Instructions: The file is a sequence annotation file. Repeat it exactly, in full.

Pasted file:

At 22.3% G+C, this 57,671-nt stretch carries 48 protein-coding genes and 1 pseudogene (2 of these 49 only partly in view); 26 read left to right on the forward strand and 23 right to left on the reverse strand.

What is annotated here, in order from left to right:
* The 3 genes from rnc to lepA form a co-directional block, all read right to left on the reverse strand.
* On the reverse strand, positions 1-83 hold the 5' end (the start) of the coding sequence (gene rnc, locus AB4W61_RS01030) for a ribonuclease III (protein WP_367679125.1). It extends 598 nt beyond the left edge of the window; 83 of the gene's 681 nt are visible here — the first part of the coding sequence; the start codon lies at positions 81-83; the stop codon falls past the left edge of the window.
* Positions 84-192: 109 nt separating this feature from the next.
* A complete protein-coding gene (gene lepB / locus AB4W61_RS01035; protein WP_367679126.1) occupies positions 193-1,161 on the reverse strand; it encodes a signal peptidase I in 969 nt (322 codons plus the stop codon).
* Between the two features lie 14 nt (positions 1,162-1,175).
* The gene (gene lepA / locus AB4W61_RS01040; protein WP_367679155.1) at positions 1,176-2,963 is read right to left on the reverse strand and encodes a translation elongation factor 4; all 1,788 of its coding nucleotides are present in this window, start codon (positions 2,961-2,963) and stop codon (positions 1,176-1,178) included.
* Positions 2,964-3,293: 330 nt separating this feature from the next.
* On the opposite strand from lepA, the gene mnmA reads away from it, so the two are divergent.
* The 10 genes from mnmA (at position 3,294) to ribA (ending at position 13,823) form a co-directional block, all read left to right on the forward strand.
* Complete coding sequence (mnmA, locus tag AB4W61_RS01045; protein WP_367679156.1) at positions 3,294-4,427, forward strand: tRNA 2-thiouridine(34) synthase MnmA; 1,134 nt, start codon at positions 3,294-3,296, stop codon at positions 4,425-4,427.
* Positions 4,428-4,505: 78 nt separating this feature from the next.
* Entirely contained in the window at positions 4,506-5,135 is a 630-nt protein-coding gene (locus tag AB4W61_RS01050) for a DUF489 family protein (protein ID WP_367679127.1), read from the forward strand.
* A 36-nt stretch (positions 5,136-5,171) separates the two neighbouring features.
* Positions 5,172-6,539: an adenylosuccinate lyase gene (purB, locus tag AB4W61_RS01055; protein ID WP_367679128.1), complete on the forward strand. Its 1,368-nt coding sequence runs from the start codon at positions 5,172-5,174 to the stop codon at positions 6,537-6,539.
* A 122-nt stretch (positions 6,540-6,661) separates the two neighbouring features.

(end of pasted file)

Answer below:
At 22.3% G+C, this 57,671-nt stretch carries 48 protein-coding genes and 1 pseudogene (2 of these 49 only partly in view); 26 read left to right on the forward strand and 23 right to left on the reverse strand.

What is annotated here, in order from left to right:
* The 3 genes from rnc to lepA form a co-directional block, all read right to left on the reverse strand.
* On the reverse strand, positions 1-83 hold the 5' end (the start) of the coding sequence (gene rnc, locus AB4W61_RS01030) for a ribonuclease III (protein WP_367679125.1). It extends 598 nt beyond the left edge of the window; 83 of the gene's 681 nt are visible here — the first part of the coding sequence; the start codon lies at positions 81-83; the stop codon falls past the left edge of the window.
* Positions 84-192: 109 nt separating this feature from the next.
* A complete protein-coding gene (gene lepB / locus AB4W61_RS01035; protein WP_367679126.1) occupies positions 193-1,161 on the reverse strand; it encodes a signal peptidase I in 969 nt (322 codons plus the stop codon).
* Between the two features lie 14 nt (positions 1,162-1,175).
* The gene (gene lepA / locus AB4W61_RS01040; protein WP_367679155.1) at positions 1,176-2,963 is read right to left on the reverse strand and encodes a translation elongation factor 4; all 1,788 of its coding nucleotides are present in this window, start codon (positions 2,961-2,963) and stop codon (positions 1,176-1,178) included.
* Positions 2,964-3,293: 330 nt separating this feature from the next.
* On the opposite strand from lepA, the gene mnmA reads away from it, so the two are divergent.
* The 10 genes from mnmA (at position 3,294) to ribA (ending at position 13,823) form a co-directional block, all read left to right on the forward strand.
* Complete coding sequence (mnmA, locus tag AB4W61_RS01045; protein WP_367679156.1) at positions 3,294-4,427, forward strand: tRNA 2-thiouridine(34) synthase MnmA; 1,134 nt, start codon at positions 3,294-3,296, stop codon at positions 4,425-4,427.
* Positions 4,428-4,505: 78 nt separating this feature from the next.
* Entirely contained in the window at positions 4,506-5,135 is a 630-nt protein-coding gene (locus tag AB4W61_RS01050) for a DUF489 family protein (protein ID WP_367679127.1), read from the forward strand.
* A 36-nt stretch (positions 5,136-5,171) separates the two neighbouring features.
* Positions 5,172-6,539: an adenylosuccinate lyase gene (purB, locus tag AB4W61_RS01055; protein ID WP_367679128.1), complete on the forward strand. Its 1,368-nt coding sequence runs from the start codon at positions 5,172-5,174 to the stop codon at positions 6,537-6,539.
* A 122-nt stretch (positions 6,540-6,661) separates the two neighbouring features.